Orientação de Trabalhos de Conclusão de Curso

Este documento apresenta meu ponto de visto sobre trabalhos de conclusão de curso para calibrar potenciais alunos orientados.


O que espero de um trabalho de conclusão de curso? De forma geral, espero que o aluno aplique e expanda os conhecimentos adquiridos no curso em um contexto determinado (como redes de computadores) para um fim específico (como desenvolver uma ferramenta de monitoramento).

Além da monografia descrevendo o trabalho com rigor suficiente para que outras pessoas possam entender, aprender e repetir o processo, acho importante a produção de um algoritmo ou artefato aplicável no contexto do trabalho (considerados resultados inesperados e percalços durante o desenvolvimento).

Um trabalho de conclusão de curso não precisa resultar em um artigo em conferência científica ou salão de ferramentas, mas não descarto essa possibilidade. Em particular, procuro sugerir tópicos que têm potencial para formar contribuições suficientes para justificar uma publicação.


Desenvolver um trabalho de conclusão de curso que atende às expectativas acima demanda esforço. Diferentes pessoas fazem progresso a diferentes taxas, mas alunos devem estar preparados para dedicar pelo menos 240 horas por semestre (16 horas por semana) ao desenvolvimento do trabalho de conclusão de curso.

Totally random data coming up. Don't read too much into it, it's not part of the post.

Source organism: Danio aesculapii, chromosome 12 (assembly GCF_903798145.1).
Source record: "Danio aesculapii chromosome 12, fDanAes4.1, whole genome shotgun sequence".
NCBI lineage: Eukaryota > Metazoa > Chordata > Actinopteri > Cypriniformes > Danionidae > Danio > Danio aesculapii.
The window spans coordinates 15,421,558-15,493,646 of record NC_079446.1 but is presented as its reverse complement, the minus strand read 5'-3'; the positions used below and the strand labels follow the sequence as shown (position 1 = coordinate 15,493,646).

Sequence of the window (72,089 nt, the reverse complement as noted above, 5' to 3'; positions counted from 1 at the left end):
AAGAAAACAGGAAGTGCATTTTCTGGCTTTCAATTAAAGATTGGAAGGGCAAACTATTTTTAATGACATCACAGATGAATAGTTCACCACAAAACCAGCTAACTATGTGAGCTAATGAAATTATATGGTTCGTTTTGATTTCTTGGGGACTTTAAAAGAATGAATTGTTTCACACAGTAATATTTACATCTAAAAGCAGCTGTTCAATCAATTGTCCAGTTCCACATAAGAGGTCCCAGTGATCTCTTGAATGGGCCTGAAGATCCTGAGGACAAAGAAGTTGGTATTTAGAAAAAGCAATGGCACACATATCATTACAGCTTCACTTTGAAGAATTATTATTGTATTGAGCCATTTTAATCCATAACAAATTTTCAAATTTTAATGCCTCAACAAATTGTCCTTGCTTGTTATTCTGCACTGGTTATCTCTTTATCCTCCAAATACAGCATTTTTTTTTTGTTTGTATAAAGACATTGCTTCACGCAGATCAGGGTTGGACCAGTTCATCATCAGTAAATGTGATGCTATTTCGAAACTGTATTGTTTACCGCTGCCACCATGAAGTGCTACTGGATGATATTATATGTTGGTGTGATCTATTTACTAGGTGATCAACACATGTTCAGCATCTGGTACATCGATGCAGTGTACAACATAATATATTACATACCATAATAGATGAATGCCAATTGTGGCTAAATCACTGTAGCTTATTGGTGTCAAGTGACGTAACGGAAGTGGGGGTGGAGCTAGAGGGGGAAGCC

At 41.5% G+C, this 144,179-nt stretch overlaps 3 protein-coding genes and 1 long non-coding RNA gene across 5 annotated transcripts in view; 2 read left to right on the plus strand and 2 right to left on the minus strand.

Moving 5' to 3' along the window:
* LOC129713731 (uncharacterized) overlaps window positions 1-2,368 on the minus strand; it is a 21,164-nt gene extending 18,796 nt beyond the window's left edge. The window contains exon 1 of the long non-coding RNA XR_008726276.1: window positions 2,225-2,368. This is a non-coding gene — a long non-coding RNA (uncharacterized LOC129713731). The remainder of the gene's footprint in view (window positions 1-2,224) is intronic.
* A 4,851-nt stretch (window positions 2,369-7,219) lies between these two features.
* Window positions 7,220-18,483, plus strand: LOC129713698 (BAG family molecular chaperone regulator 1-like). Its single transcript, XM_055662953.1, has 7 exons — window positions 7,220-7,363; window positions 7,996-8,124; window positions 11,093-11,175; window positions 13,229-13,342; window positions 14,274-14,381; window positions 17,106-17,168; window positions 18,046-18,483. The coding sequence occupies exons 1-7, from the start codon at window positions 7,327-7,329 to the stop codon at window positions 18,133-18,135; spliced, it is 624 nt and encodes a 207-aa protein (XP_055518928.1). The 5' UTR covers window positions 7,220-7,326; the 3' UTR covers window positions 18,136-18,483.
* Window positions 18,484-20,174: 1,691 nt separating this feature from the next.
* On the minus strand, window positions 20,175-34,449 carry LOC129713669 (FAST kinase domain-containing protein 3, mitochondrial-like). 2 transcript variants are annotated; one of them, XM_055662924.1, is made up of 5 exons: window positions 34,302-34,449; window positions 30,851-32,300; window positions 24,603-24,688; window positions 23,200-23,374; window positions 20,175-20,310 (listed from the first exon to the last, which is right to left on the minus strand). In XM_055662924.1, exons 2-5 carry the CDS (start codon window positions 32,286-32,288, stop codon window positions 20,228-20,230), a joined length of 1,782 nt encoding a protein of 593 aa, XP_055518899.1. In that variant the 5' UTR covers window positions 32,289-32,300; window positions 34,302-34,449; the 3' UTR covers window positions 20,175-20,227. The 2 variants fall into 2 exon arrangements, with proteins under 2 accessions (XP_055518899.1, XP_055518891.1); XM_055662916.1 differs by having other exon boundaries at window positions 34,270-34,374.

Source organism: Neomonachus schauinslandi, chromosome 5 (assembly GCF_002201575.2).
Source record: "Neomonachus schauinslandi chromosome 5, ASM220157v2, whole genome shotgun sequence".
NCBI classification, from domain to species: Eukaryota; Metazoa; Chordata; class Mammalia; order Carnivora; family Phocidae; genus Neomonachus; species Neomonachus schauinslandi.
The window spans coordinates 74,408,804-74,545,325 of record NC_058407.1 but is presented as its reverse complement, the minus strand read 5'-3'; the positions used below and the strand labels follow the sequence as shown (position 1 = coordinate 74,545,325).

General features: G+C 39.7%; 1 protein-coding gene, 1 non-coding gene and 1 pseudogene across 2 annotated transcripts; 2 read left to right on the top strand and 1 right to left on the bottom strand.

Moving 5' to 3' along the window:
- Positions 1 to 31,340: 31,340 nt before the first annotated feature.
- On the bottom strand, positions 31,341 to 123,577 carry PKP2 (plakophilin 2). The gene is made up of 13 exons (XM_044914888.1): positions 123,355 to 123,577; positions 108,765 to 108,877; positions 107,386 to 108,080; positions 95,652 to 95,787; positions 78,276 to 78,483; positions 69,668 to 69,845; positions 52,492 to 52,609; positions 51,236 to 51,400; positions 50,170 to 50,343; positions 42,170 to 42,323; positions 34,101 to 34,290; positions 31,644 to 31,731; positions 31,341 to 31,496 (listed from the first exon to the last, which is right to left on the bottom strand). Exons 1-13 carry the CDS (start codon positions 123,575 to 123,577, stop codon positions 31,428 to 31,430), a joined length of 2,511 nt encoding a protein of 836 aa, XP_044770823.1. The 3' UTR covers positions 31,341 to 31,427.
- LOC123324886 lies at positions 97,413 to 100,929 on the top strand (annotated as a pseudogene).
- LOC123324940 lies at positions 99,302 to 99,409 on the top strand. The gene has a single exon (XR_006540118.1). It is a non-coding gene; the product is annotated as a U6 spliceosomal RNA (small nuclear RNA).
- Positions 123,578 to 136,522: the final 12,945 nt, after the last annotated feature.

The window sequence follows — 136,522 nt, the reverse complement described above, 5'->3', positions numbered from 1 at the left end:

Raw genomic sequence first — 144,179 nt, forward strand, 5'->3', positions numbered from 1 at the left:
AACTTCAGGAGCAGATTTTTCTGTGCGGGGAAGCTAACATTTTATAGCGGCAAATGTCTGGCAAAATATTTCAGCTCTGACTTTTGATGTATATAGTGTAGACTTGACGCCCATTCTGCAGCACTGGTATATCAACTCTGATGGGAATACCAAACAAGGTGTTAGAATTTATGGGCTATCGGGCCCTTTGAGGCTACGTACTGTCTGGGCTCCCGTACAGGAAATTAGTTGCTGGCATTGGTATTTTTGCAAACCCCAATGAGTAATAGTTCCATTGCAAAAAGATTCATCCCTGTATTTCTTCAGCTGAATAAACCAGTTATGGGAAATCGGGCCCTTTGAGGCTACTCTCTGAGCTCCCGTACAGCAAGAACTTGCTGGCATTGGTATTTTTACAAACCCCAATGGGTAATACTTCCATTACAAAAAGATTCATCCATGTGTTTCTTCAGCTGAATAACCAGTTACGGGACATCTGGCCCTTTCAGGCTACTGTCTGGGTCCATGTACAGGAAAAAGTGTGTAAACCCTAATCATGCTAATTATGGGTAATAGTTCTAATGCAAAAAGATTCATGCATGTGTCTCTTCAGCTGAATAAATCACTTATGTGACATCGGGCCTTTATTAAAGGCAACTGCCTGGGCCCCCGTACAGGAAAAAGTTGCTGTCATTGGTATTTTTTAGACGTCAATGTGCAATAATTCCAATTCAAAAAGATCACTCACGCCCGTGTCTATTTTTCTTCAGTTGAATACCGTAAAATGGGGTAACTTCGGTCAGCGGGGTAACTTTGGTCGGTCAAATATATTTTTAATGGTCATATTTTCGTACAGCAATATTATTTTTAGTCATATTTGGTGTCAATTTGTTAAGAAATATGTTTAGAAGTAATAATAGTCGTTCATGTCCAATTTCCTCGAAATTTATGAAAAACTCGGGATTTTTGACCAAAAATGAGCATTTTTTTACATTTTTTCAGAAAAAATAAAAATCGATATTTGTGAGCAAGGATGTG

Este esforço será correspondido por pelo menos 20 horas de esforço de alunos de pós-graduação envolvidos no projeto e do orientador (potencialmente muito mais horas).


Frequentemente coloco alunos de graduação para trabalhar com um aluno de pós-graduação. Esta é uma oportunidade para o aluno de graduação trabalhar de perto com uma pessoa mais experiente. Os tópicos de trabalho de conclusão de curso são relacionados à pesquisa do aluno de pós-graduação, de forma que ele consegue ajudar na orientação, mas não é crítico para a continuidade da pesquisa. (Em outras palavras, o aluno de pós-graduação não é prejudicado se o aluno não fizer progresso no trabalho de conclusão de curso.) Faço reuniões semanais com alunos de pós-graduação, e orientados de trabalho de conclusão de curso e de iniciação científica são sempre bem vindos.


Para incentivar progresso constante durante o semestre, avalio trabalhos de conclusão de curso em função do progresso realizado durante cada mês de orientação (15% cada mês), do pôster (20%), e do relatório final (20%). Note que concentrar as atividades do projeto no final do semestre implica em perda da maior parte dos pontos e chance de reprovação na disciplina.

LaTeX typesetting tips

Here are a few tips to get your documents prepared in LaTeX looking even better. When you were told about LaTeX, you were likely told you would never have to worry about formatting and writing references again: LaTeX would do all of it for you. Well, LaTeX tries to, but it follows your instructions. Here are a few guidelines for giving instructions to LaTeX in a way that results in more pleasant documents.

Before we start, let me tell you a few details about LaTeX behavior. LaTeX typesets text for you following several typesetting considerations for aesthetics and readability, including, at least:

  1. the amount and variability of kerning in a paragraph: we want words and characters to be equally spaced across the paragraph,